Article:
Many types of injury to peripheral nerves or the central nervous system may result in chronic pain called neuropathic pain. Traumatic injuries, including surgery, or a case of shingles can cause neuropathic pain which begins suddenly and persists. Chronic diseases like diabetes can cause progressive neuropathic pain with a more insidious onset. Physical therapy may be appropriate for certain types of neuropathic pain, but typically anticonvulsants, certain types of antidepressants, and topical medications are used to control symptoms. Certain neuropathies may benefit from therapeutic nerve blocks or even implantable devices. In the case of neuropathy due to chronic disease, control of the underlying disease is crucial to help prevent worsening of symptoms.



Click on the options below to learn about the treatments we offer:

Lumbar Sympathetic Block

Stellate Ganglion Block

Dorsal Root Ganglion Stimulation

Peripheral Nerve Blocks

Intercostal Nerve Blocks

Tap Block (Transversus Abdominus Plane Block)






Fibromayalgia and Associated Conditions

Fibromyalgia is a disorder characterized by widespread pains and other associated symptoms of fatigue, headache, and disturbed sleep. The biological basis of the disorder is poorly understood; the immune system and nutritional factors may play a role, but the most recent evidence suggests that fibromyalgia is a dysfunction in the sensory and regulatory processes of the central nervous system (brain and spinal cord). Brain imaging studies suggest that people with fibromyalgia have amplification of background sensory information from the small nerve endings which exist throughout the body, including the musculoskeletal system. Most individuals are not aware of this surveillance activity of the nervous system, but if the signal is turned up, like white noise on a radio, it can be distracting and uncomfortable. Enhanced sensory input and disrupted regulation of other routine bodily functions having to do with sleep, digestion and urination can cause symptoms like insomnia, headache, irritable bowel symptoms and pelvic pain.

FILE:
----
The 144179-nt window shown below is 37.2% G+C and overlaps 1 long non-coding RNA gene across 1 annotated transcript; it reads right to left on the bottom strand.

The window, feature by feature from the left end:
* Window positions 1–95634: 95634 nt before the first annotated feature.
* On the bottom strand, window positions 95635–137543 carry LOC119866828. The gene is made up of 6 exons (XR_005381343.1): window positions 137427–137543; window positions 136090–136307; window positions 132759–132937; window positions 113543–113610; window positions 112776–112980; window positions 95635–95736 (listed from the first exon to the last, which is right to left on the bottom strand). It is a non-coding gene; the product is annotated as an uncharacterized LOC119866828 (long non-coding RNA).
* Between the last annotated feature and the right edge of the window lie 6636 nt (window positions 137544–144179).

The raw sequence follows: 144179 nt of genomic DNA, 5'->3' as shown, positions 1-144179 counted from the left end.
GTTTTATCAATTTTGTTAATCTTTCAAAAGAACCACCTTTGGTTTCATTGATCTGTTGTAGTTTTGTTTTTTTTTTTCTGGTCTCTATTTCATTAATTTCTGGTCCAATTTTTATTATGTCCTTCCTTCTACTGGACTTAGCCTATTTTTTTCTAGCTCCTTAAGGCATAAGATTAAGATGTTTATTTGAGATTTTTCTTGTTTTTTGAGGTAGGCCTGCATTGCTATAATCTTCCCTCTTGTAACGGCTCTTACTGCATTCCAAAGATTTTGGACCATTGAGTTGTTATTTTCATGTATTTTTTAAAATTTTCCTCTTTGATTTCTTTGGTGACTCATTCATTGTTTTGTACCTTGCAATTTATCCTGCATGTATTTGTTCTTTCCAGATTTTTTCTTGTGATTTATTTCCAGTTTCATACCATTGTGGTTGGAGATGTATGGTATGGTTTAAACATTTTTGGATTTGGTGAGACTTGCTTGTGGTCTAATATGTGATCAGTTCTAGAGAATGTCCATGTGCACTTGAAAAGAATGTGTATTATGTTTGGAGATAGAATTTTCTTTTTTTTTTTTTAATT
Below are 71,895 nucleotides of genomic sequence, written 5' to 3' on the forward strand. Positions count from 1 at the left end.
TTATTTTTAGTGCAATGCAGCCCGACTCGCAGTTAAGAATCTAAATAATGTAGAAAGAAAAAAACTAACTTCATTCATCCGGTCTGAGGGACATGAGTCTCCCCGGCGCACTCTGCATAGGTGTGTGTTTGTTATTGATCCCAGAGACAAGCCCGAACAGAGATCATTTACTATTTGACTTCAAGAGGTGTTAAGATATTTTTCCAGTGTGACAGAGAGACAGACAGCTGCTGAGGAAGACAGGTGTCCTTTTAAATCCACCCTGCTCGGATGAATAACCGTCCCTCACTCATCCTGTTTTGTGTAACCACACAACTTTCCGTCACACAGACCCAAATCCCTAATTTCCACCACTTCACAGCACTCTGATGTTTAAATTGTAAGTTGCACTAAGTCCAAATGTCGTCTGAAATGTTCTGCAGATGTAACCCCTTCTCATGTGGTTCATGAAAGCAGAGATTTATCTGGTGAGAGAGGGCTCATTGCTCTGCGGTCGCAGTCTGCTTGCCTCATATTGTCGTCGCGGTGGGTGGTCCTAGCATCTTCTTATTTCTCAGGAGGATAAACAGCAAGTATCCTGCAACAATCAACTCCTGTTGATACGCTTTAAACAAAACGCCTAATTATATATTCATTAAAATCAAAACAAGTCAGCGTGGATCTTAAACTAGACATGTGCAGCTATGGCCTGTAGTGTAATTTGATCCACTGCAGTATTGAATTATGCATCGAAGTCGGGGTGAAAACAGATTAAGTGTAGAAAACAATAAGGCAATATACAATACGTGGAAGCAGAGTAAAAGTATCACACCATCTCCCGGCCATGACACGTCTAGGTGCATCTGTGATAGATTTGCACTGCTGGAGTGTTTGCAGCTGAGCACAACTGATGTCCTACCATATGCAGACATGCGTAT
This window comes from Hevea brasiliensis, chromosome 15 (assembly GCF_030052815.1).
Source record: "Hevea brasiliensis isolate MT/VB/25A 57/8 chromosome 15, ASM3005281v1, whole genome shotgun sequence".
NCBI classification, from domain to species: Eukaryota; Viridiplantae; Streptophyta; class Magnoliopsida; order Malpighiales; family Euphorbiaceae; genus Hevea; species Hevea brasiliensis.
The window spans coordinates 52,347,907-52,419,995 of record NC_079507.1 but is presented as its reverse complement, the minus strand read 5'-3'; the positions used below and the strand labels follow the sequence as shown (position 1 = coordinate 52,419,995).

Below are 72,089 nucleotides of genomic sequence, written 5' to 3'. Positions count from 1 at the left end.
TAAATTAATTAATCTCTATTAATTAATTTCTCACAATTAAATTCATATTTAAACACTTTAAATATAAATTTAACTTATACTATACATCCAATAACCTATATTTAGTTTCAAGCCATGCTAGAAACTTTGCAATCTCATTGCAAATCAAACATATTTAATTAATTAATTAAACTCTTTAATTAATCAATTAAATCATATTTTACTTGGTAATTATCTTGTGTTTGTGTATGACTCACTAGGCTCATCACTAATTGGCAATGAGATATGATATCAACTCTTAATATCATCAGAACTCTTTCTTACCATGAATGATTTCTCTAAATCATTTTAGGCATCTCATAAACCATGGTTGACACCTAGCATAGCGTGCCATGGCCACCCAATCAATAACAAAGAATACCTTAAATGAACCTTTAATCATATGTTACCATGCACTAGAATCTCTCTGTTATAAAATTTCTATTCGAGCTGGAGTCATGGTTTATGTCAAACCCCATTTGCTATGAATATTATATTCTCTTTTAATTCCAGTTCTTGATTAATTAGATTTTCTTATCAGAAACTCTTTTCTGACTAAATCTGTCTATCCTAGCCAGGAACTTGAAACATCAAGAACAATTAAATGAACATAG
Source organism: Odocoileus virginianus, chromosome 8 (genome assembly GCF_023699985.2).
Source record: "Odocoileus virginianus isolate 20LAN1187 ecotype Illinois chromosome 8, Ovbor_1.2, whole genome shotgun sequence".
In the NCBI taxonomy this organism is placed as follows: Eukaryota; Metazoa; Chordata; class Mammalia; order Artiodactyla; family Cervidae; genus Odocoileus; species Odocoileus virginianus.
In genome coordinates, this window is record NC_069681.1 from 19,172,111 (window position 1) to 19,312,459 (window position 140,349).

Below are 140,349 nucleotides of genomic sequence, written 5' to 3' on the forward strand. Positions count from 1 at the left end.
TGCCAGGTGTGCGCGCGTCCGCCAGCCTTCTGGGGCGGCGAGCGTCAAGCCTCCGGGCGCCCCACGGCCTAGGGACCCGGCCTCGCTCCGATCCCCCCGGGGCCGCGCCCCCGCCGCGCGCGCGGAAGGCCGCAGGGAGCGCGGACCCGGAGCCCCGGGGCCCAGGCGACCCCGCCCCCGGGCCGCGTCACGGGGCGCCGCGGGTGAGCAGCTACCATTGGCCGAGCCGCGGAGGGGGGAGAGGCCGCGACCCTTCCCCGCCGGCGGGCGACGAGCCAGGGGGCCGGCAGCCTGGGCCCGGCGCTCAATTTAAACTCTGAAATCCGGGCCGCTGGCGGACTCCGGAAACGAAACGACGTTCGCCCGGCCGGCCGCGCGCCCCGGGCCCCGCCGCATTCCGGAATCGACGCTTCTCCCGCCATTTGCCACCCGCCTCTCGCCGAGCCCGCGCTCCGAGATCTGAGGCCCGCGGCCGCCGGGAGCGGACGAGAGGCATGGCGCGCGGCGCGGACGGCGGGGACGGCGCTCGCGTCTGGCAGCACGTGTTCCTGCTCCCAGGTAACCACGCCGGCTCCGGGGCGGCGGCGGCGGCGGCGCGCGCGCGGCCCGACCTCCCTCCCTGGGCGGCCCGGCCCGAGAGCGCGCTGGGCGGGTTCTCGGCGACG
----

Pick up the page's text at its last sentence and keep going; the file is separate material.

The term that has been coined for this set of conditions is “central sensitization syndromes”. We administer a questionnaire to all of our new patients to help detect these syndromes. If this survey along with other clinical information support this diagnosis, we have various strategies to offer help.